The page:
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Platformization: The Big Thing to Get Even Bigger

Whether we want it or not, but the economic crisis actually defines quite a lot of business and technology decisions. In 2009 computer manufacturers will have to deliver the best possible products very rapidly to market. In order to achieve this, PC makers will need a robust set of chips that are designed to work with each other. As a result, we’ll see importance of pre-defined platforms to increase.

Presently both Advanced Micro Devices and Intel Corp. can provide central processing units (CPUs) as well as core-logic sets developed to work with each other flawlessly along with reference designs for mainboards and/or whole systems. This greatly simplifies development of modern personal computers and allows PC suppliers to bring the latest technology to market as soon as possible.

Due to the economic slump, PC vendors will have to achieve several goals:

  • Bring higher-performance systems with richer feature-set to market as fast as possible.
  • Buy computer components from as few makers as possible in order to get discounts due to high volumes.
  • Maximize savings on compatibility and interoperability tests.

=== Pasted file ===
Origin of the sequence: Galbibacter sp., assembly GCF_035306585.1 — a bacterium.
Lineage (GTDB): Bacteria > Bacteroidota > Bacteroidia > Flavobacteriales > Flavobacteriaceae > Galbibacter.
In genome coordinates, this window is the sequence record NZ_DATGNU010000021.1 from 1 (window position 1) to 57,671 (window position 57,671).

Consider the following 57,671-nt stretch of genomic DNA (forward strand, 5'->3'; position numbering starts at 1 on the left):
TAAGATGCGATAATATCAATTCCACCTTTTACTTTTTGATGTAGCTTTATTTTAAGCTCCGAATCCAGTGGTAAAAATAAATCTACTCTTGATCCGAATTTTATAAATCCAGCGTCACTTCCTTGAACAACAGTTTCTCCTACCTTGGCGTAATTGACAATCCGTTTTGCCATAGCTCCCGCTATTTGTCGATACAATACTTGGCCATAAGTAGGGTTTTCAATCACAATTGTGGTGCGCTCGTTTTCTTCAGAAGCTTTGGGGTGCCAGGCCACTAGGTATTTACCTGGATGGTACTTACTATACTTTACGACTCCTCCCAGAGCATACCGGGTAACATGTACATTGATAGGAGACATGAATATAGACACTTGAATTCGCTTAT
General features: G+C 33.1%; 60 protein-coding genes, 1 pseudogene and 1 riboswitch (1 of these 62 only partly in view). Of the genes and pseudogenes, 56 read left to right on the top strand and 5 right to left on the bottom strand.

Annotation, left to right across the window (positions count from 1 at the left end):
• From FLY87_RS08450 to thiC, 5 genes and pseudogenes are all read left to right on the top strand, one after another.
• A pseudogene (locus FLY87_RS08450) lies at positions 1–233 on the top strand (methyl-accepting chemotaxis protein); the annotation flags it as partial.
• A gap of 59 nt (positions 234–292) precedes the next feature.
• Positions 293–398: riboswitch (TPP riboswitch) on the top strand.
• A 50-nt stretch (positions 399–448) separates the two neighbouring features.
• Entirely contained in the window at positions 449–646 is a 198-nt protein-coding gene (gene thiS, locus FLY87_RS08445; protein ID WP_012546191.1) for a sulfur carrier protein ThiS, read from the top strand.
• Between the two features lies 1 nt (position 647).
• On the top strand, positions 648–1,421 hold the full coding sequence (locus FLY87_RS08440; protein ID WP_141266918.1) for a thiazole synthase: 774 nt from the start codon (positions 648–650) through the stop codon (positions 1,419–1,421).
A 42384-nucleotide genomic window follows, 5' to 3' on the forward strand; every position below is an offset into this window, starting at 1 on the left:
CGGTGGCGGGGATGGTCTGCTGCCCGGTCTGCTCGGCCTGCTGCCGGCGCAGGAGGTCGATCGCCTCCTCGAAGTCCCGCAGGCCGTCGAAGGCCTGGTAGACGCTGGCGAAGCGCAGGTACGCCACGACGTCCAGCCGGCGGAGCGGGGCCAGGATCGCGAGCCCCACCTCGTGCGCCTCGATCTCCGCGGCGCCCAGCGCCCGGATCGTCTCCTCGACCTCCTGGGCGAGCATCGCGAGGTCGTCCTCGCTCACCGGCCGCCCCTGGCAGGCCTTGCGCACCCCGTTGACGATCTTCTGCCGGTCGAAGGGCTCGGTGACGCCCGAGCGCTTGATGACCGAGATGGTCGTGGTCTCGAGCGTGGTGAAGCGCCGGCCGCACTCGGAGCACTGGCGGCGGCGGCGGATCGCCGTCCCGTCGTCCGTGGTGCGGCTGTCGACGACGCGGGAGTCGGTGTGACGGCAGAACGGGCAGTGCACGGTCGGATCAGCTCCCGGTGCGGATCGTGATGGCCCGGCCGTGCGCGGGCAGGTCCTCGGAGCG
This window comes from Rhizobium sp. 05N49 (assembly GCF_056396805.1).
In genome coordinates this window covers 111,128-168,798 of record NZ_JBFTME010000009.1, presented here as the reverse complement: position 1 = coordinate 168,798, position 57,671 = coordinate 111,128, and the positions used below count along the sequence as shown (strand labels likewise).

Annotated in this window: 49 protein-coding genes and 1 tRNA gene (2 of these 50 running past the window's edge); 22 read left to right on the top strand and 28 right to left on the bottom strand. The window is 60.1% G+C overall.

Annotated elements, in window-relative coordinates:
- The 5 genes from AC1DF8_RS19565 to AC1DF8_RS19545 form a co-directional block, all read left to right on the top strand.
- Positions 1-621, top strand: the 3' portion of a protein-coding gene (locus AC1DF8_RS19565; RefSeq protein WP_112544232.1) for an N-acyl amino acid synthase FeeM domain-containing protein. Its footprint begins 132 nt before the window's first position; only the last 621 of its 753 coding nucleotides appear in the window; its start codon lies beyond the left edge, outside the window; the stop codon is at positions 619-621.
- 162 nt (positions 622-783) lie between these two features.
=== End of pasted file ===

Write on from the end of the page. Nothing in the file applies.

• Minimize the end-user price.

The goals are likely to be achieved, which means hard times for AMD’s ATI unit as well as Nvidia Corp. At this point of time Intel can provide fast CPUs and decent chipsets with integrated graphics, which will be very important in cases of both desktop and mobile computers. Meanwhile, ATI can either sell AMD-compatible chipsets or graphics processing units (which are naturally compatible with any platform), which will be in demand by performance desktop systems, but will be hardly used by mobile computers. Nvidia seems to have similar troubles as ATI: its chipset business is likely to face very hard challenge with AMD’s and  Intel’s, whereas its mobile graphics chips will have to fight a way through PC makers’ intentions to make PCs as affordable as possible. On the desktop side things are unlikely to change much for Nvidia, though: people will need proper graphics cards, as we observed earlier.

Even though concentration on platforms will be forced by economic crisis in 2009, PC vendors are very likely to adopt the same policy going forward, which will change the market considerably. We should wait and see whether such situation will bring any benefits to actual end-users after 2009.

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